With the cooler out i flushed the fins of the core out with fairly high pressure water from a garden hose to get all the sand out of it. The amount of gravel, rocks and sand washed out was impressive to say the least. Once everything was cleaned up, i reassembled. Rather than use the OE shroud seal, i took advice from some older threads and purchased a seal from McMaster Carr. The seal part # is 12335A25 , i ordered 5ft which is the minimum quantity. Total cost was $22. The new seal works well, i used some trim adhesive on the complex corners to help it stay in place. I was left with about 8-10 inches extra.

McMaster-Carr

The replacement oil lines are from Griffifths and are available from our host. The hoses are very good quality with German made fittings. I would flush both oil lines out sufficiently with water, i found a fair amount of metallic dust inside the hoses, probably from when the steel braided line was cut.



You can see i also replaced the fan switch with the lower temp one from a BMW; part # 61-31-1-364-272-91-M36 . This switch will turn the fan on at 196F rather than the stock 248F. To wire the switch, i cut the old connector off and crimped a spade terminal on. The original ground wire that mounts on the cooler was moved to the switch.





After reinstalling the cooler, i found that i had to remove the clamps for the oil tubing. This gave me enough flex in the tubing to get the new hoses connected. Once the hoses are threaded on you can refit all of the body clamps.



And here is everything back together. The seal for the shroud fits pretty well, but you can see it does not extend out far enough up against the bumper. I plan to use the left over piece of the seal to cover the last part. The OE seal is $100, so it comes down to if you want to save $80 or not.


Last edited by garment; 05-15-2016 at 02:49 PM..
Old 05-15-2016, 02:44 PM
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Buy backer rod foam seal cheap.
Old 05-15-2016, 02:54 PM
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Garment, no worries. The threads do not do any of the sealing so as long as you can still thread on the fitting you will not have any problems.
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1988 Granite Green 911 3.4L
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Past worth mentioning - 1987 924S, 1987 944, 1988 944T with 5.7L LS1
Old 05-15-2016, 05:30 PM
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Thanks, this learning by doing on my most prized possession can really make ya crazy, ya know?

(Inserting whatever substitutes for a thumbs-up emoji here!)

Quote:
Originally Posted by Techno Duck View Post
Garment, no worries. The threads do not do any of the sealing so as long as you can still thread on the fitting you will not have any problems.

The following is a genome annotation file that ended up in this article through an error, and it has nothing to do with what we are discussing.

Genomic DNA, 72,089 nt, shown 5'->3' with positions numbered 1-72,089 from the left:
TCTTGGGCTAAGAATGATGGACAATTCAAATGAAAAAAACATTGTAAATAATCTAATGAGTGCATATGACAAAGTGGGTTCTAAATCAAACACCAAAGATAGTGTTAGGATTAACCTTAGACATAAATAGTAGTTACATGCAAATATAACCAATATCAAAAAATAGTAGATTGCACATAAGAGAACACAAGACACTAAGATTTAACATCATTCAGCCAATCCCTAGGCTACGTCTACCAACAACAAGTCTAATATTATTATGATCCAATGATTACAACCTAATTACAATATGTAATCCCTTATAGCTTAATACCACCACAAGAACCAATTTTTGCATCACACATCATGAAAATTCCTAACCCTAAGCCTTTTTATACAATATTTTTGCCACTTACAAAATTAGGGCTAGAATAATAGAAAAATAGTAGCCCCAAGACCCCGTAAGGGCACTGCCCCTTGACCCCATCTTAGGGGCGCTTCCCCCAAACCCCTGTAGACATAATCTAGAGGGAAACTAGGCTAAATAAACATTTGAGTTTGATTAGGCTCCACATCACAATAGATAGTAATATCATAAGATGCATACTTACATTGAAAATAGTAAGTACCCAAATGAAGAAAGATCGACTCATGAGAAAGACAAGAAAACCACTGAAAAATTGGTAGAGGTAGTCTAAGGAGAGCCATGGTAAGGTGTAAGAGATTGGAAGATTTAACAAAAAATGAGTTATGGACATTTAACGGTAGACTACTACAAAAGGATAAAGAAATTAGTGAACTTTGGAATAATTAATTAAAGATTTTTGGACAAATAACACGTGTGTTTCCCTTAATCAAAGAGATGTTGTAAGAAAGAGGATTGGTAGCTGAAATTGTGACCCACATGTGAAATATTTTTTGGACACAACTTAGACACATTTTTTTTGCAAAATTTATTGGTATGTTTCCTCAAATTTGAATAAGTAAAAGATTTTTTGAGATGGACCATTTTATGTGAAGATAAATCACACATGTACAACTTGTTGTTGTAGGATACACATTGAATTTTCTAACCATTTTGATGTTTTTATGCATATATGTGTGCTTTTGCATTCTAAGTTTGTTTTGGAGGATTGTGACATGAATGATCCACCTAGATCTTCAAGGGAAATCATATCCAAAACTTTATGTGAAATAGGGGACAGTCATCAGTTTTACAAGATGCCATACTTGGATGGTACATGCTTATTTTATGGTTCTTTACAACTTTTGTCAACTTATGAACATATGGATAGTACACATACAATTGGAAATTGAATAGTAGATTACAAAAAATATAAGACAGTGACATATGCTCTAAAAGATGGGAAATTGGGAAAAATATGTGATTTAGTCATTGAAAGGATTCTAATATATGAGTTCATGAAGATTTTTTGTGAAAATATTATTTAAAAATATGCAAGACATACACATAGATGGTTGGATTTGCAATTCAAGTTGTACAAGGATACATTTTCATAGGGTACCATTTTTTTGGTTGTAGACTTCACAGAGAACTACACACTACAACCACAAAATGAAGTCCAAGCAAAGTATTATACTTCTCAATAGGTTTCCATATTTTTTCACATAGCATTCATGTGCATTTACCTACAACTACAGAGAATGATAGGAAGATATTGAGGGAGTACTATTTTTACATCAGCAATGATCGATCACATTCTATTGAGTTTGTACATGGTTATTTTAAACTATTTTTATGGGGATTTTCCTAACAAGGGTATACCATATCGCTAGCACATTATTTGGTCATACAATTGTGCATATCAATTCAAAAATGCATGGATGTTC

Old 05-15-2016, 05:50 PM
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Oil cooler fan temp sensor.

Another option:



^^^^^
Close @ 210f

Open @ 197f

Gerry
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Old 05-15-2016, 06:03 PM
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Because photobucket sucks, i dumped the pictures onto imgur. Im too lazy to update my original post so here is everything...









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Jon
1988 Granite Green 911 3.4L
2005 Arctic Silver 996 GT3
Past worth mentioning - 1987 924S, 1987 944, 1988 944T with 5.7L LS1
Old 09-11-2017, 07:22 PM
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Jon
1988 Granite Green 911 3.4L
2005 Arctic Silver 996 GT3
Past worth mentioning - 1987 924S, 1987 944, 1988 944T with 5.7L LS1
Old 09-11-2017, 07:23 PM
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Finally got the lines loose....what a PITA...now can't remove the cooler itself. The top nut and one bottom nut just spin the bolt. The lower one seems to be in a rubber material which I assume to be a mount. Any suggestion?
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Old 09-16-2017, 05:43 PM
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As you noted the metal studs are bonded to the rubber mount.

The PET 911_USA_87_89_KATALOG has a good diagram of the layout on page 39 and our host has a good photo of the rubber part 930-207-239-02.

Try holding the nut on the other side of the mount while removing the nearside nut.

Or

Try holding the rubber mount with a pair of vice-grips and if it still spins try cutting through the rubber with a hacksaw or rotary tool (i.e. Dremel).
Old 09-16-2017, 07:19 PM
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Thanks, I'm considering just leaving well enough alone...not sure what good it will do to take it out. I've looked at it from the wheel well side and it does not seem to be particularly dirty...maybe there's a lot of stuff on the other/front side?
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Old 09-16-2017, 07:39 PM
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I pulled mine last spring and found a bunch of pebbles in the bottom edge of the cooler and several bent fins. While in there I also cleaned the cooler, replaced the seal around the cover plate and changed the fan switch with the Patrick Motorsports ELE930.606.118.PM (Nice kit). The temperature switch dropped my oil temperature to about 220F even in 105 degree heat. Before oil temperature would run about 260-270F in 105 degree heat.
Old 09-16-2017, 08:01 PM